18-22 September 2023
GSI Darmstadt, Germany
Europe/Berlin timezone

Impact of the momentum dependence of the neutron and proton potentials on pion production in heavy-ion collisions

21 Sep 2023, 17:10
Main Lecture Hall (GSI Darmstadt, Germany)

Main Lecture Hall

GSI Darmstadt, Germany

Südbau (SB1), GSI Campus
Oral Transport model simulations of heavy-ion reactions Transport model simulations of heavy-ion reactions


Natsumi Ikeno (Tottori University)


The momentum dependence of the nucleon mean-field potential in a wide momentum range can be an important factor to determine the $\Delta$ resonance and pion production in intermediate-energy heavy-ion collisions. In particular, in neutron-rich systems such as 132Sn+124Sn collisions, we need to carefully treat the momentum dependence because the neutron and proton potentials can have different momentum dependence, as characterized at low momenta by effective masses. We rigorously calculate the collision terms of $NN \leftrightarrow N \Delta$ and $\Delta \leftrightarrow N \pi$ processes with the precise conservation of energy and momentum under the presence of momentum-dependent potentials for the initial and final particles of the process. The potentials affect not only the threshold condition for the process but also the cross section in general as a function of the momenta of the initial particles, which is treated in a natural way in our work.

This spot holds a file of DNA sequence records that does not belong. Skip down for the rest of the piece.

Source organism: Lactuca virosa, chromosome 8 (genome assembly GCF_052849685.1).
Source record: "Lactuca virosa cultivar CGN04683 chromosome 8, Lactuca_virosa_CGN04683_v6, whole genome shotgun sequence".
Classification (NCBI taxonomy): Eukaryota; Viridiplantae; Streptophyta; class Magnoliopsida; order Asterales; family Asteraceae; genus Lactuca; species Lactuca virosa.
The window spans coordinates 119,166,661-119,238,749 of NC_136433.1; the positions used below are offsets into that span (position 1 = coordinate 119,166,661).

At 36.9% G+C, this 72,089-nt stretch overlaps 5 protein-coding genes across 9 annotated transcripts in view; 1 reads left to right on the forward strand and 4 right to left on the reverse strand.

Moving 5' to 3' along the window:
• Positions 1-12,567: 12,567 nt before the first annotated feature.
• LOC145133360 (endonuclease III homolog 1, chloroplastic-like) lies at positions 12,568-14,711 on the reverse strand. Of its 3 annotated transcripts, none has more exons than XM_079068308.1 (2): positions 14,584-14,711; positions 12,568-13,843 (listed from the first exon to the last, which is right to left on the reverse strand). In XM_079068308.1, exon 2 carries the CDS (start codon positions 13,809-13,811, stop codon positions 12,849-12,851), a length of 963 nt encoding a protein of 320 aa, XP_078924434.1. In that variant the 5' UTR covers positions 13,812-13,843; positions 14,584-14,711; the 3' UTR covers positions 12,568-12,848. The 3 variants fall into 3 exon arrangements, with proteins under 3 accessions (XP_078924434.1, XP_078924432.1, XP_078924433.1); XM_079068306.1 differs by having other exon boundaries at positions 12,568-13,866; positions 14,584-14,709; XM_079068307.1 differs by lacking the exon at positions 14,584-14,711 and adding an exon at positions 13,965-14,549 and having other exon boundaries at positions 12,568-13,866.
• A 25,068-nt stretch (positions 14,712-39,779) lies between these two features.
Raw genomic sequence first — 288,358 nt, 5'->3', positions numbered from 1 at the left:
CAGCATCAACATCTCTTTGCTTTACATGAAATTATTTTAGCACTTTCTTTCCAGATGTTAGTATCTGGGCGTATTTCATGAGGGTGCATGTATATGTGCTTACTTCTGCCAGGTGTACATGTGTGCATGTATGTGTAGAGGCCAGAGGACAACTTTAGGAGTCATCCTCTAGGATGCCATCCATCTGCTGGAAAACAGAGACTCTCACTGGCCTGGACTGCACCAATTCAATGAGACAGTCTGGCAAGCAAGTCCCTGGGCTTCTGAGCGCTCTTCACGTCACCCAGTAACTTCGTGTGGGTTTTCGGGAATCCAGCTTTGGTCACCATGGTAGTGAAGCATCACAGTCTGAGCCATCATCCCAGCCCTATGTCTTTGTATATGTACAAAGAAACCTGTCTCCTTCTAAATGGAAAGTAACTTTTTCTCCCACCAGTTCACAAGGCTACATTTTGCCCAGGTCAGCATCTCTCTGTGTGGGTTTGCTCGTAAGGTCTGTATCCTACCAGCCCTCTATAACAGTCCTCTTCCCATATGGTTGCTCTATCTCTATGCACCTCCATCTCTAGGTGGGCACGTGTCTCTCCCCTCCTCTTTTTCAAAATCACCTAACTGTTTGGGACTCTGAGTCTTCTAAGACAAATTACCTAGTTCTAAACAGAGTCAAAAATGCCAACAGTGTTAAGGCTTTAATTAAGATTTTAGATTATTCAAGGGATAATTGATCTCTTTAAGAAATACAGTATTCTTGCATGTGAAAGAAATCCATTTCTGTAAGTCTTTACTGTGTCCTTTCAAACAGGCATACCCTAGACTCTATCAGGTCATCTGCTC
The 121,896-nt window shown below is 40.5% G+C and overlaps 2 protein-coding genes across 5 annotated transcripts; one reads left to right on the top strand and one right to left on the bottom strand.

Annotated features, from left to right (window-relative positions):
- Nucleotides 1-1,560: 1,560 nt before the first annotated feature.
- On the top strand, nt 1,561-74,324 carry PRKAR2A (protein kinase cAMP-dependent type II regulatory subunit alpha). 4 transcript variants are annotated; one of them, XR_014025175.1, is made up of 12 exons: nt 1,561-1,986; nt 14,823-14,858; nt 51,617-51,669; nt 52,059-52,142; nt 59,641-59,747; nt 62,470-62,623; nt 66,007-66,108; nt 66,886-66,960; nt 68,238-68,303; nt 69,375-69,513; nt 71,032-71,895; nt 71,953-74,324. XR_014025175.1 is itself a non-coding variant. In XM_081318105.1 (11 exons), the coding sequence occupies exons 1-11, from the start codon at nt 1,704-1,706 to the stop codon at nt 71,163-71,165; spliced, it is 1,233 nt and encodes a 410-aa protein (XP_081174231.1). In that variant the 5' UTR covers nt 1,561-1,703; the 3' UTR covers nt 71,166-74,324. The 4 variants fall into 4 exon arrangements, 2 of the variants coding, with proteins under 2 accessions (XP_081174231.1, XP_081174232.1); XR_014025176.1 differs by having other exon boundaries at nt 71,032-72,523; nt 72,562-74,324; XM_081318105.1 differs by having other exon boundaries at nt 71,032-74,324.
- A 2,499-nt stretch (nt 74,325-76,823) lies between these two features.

We calculate central 132Sn+124Sn collisions at 270 MeV/nucleon by combining the nucleon dynamics obtained by the antisymmetrized molecular dynamics (AMD) model with a newly developed transport code which we call sJAM. The calculated results clearly show that the momentum dependence of the neutron and proton potentials has a significant impact on the $NN \to N \Delta$ process, and this information is strongly reflected in the charged pion ratio ($\pi^-/\pi^+$). We also investigate the effects of the high-density symmetry energy and the isovector part of the potential of $\Delta$ resonances on pion production, which we find are relatively small compared to the effect of the momentum dependence of the neutron and proton potentials.

I will give a presentation based on Ref. [1].

[1] N. Ikeno and A. Ono, arXiv:2307.02395 [nucl-th].

Primary authors

Natsumi Ikeno (Tottori University) Akira Ono (Tohoku University)

Presentation Materials